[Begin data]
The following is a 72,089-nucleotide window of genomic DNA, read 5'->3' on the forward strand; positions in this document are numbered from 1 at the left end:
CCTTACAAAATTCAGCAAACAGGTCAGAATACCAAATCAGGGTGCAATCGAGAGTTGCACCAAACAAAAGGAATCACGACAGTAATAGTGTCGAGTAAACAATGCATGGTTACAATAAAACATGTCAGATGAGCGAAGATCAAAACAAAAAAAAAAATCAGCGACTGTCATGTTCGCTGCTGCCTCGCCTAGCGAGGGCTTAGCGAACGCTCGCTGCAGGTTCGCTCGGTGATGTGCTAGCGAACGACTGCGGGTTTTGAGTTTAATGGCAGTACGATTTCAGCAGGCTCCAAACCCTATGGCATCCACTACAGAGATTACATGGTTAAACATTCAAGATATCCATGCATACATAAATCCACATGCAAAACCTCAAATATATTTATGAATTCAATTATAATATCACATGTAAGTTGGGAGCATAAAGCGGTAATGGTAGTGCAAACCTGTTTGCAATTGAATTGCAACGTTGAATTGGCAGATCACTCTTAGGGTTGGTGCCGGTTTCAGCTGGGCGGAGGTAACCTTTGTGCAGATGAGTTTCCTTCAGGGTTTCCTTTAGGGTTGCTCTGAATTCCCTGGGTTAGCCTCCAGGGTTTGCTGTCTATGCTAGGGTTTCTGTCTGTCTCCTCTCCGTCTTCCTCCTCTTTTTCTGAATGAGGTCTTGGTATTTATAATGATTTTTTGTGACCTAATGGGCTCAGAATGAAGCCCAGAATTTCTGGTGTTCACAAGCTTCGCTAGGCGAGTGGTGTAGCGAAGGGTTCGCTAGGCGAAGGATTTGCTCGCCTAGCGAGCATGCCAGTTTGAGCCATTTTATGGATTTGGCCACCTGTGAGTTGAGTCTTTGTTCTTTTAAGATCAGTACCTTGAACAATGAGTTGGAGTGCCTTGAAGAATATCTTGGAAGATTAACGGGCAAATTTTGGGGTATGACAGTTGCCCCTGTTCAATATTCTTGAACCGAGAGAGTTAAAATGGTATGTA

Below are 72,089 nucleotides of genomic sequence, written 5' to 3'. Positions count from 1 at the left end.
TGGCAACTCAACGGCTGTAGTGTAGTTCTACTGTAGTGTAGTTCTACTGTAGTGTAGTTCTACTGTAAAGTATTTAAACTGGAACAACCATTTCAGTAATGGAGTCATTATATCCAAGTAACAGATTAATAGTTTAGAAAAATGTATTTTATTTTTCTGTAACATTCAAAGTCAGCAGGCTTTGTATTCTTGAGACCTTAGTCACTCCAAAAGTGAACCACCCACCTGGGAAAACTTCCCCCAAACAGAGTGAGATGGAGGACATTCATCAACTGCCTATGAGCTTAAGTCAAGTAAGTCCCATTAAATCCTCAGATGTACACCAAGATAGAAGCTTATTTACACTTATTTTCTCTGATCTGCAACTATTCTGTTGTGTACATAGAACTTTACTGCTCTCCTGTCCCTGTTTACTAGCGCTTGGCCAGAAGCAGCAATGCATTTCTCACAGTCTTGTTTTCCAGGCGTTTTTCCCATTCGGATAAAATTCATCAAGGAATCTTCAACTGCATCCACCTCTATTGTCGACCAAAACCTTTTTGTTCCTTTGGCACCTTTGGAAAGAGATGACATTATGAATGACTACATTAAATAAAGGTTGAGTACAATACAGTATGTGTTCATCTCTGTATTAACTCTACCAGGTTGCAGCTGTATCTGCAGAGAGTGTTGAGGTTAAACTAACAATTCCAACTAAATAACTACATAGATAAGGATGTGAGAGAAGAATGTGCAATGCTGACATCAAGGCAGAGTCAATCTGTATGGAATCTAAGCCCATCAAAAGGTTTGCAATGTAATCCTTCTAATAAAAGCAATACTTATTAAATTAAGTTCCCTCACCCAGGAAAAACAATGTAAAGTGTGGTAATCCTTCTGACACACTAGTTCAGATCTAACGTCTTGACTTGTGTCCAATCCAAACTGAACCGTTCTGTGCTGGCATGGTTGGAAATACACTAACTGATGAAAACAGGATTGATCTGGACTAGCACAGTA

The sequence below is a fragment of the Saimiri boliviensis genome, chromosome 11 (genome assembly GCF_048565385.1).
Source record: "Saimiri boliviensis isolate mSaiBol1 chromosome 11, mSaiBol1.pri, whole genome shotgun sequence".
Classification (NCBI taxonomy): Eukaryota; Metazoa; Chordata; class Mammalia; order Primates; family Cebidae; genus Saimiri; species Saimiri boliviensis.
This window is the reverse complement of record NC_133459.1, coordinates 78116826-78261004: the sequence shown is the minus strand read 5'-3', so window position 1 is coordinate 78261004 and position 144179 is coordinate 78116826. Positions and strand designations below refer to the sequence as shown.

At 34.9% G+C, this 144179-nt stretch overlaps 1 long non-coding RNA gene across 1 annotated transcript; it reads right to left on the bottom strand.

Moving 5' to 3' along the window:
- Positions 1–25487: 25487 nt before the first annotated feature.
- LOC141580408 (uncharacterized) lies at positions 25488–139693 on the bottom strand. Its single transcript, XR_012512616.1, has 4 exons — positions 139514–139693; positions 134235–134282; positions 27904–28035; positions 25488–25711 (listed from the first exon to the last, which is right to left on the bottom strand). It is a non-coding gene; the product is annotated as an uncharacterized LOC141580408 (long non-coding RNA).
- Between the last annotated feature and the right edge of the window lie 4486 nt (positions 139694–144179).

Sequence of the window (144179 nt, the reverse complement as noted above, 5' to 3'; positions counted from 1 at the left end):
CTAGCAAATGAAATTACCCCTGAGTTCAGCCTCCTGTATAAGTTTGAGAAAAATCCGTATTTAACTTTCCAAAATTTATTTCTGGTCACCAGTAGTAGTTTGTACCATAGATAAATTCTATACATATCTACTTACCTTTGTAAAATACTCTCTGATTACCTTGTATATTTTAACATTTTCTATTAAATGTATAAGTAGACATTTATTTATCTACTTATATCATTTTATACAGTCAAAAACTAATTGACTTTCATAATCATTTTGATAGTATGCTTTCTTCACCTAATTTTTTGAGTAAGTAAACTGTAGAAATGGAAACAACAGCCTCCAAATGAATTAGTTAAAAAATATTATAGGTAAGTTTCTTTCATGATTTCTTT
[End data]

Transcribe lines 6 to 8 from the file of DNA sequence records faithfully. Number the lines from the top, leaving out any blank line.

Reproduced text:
Source record: "Saimiri boliviensis isolate mSaiBol1 chromosome 11, mSaiBol1.pri, whole genome shotgun sequence".
Classification (NCBI taxonomy): Eukaryota; Metazoa; Chordata; class Mammalia; order Primates; family Cebidae; genus Saimiri; species Saimiri boliviensis.
This window is the reverse complement of record NC_133459.1, coordinates 78116826-78261004: the sequence shown is the minus strand read 5'-3', so window position 1 is coordinate 78261004 and position 144179 is coordinate 78116826. Positions and strand designations below refer to the sequence as shown.